The new rail is designed for installation in harsh environments such as coastal railways exposed to salt water, salt pans, wet tunnels, level crossings and mineral lines.
British Steel says Zinoco was developed in response to a request from Britain's infrastructure manager Network Rail for a more-durable corrosion protection and an impact-resistant product that would withstand minor mechanical damage and offer sacrificial protection to provide long-term protection, as well as protection against stray current corrosion.
Sacrificial protection is an electro-chemical reaction which occurs when the anode sacrifices itself in favour of the cathode. The resulting flow of electrons prevents a corrosive chemical reaction. British Steel says that with Zinoco, the zinc rich (anode) coating corrodes in preference to the steel (cathode), thereby preventing the steel from corroding. The zinc oxide creates a strong barrier against further corrosion to protect the metal even when the zinc layer is slightly damaged.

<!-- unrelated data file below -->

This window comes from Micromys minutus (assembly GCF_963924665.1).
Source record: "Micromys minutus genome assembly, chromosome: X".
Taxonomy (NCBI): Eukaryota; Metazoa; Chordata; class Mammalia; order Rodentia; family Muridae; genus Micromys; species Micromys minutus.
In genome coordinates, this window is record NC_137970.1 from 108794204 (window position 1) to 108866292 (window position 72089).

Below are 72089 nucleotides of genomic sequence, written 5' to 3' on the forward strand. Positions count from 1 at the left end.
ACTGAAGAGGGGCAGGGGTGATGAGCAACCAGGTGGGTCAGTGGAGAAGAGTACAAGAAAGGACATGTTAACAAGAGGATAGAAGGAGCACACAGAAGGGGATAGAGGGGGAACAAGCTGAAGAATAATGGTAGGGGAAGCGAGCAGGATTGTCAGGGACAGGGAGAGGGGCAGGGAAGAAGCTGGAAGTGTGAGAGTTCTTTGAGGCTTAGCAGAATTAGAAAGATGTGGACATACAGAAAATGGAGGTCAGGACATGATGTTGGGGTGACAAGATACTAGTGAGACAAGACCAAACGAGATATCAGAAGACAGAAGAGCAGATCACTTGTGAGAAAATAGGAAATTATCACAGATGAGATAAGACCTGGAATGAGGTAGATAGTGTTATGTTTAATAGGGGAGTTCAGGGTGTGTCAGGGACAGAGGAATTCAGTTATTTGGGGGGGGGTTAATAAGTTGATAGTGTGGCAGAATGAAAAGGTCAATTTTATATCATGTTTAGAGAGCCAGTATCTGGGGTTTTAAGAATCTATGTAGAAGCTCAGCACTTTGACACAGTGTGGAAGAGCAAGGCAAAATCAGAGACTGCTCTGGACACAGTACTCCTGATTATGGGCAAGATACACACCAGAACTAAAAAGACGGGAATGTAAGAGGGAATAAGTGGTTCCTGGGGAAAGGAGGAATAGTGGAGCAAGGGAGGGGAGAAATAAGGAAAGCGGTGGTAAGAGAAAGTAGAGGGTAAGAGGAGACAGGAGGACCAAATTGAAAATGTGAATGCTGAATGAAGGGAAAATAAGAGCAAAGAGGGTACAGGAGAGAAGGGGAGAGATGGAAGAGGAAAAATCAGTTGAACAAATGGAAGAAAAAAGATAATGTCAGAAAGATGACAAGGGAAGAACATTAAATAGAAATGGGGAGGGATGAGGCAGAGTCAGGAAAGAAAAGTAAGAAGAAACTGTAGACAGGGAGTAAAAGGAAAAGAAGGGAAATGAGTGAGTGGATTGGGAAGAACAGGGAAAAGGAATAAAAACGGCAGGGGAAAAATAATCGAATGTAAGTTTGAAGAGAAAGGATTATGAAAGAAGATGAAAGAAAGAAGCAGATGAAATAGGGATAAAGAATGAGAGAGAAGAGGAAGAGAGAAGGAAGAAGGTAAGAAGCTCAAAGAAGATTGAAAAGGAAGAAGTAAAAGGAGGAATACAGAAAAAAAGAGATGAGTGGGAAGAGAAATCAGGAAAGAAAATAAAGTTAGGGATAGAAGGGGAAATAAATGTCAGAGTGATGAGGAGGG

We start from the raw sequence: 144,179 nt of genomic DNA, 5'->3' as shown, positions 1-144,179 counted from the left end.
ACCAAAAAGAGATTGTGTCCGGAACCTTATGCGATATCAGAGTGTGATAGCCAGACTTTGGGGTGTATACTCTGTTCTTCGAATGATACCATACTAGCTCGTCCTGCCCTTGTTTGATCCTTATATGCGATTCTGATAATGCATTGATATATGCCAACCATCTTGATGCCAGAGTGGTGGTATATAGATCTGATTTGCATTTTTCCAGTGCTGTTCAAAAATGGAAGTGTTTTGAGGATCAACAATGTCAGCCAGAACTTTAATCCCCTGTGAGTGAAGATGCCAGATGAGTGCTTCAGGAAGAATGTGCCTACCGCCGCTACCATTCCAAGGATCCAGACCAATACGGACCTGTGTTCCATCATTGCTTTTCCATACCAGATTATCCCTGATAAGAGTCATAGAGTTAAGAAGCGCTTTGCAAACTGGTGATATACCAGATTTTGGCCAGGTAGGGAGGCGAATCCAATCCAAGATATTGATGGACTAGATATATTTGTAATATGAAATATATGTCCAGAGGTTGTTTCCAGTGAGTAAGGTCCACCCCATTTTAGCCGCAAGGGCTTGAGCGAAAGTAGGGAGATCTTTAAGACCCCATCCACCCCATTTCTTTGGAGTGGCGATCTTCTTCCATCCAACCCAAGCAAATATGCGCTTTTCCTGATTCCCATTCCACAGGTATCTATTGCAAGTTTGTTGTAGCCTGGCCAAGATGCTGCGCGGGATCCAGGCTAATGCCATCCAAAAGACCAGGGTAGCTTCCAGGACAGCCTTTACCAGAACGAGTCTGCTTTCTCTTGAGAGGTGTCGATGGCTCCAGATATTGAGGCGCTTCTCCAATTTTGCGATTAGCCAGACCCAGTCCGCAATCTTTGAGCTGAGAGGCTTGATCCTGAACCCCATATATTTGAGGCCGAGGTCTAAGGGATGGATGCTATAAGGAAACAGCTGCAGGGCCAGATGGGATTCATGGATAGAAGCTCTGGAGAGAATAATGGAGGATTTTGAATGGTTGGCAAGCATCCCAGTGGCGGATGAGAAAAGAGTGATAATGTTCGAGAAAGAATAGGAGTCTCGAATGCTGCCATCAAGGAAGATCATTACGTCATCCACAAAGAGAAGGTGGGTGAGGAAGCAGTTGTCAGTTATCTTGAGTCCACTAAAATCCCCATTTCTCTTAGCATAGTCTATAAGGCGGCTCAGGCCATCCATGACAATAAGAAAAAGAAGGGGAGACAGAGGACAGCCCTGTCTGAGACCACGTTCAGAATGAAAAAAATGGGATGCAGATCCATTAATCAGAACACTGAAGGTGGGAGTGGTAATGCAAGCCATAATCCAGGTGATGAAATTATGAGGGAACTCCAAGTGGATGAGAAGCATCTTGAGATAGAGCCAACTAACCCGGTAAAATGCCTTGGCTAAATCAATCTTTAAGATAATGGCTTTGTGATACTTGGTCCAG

"We have become increasingly aware that many customers have to replace rail prematurely due to rapid corrosion in isolated segments of their network," says Mr Richard Bell, British Steel's rail sector head. "We have developed Zinoco to dramatically delay the onset of corrosion of rail. Extensive testing shows Zinoco will typically outlast traditional uncoated rail by around five times in a broad range of aggressive environments."
British Steel has built a new automated plant to produce Zinoco at its Scunthorpe Rail and Section Mill which is designed to coat the rails more efficiently than its previous coated rail product.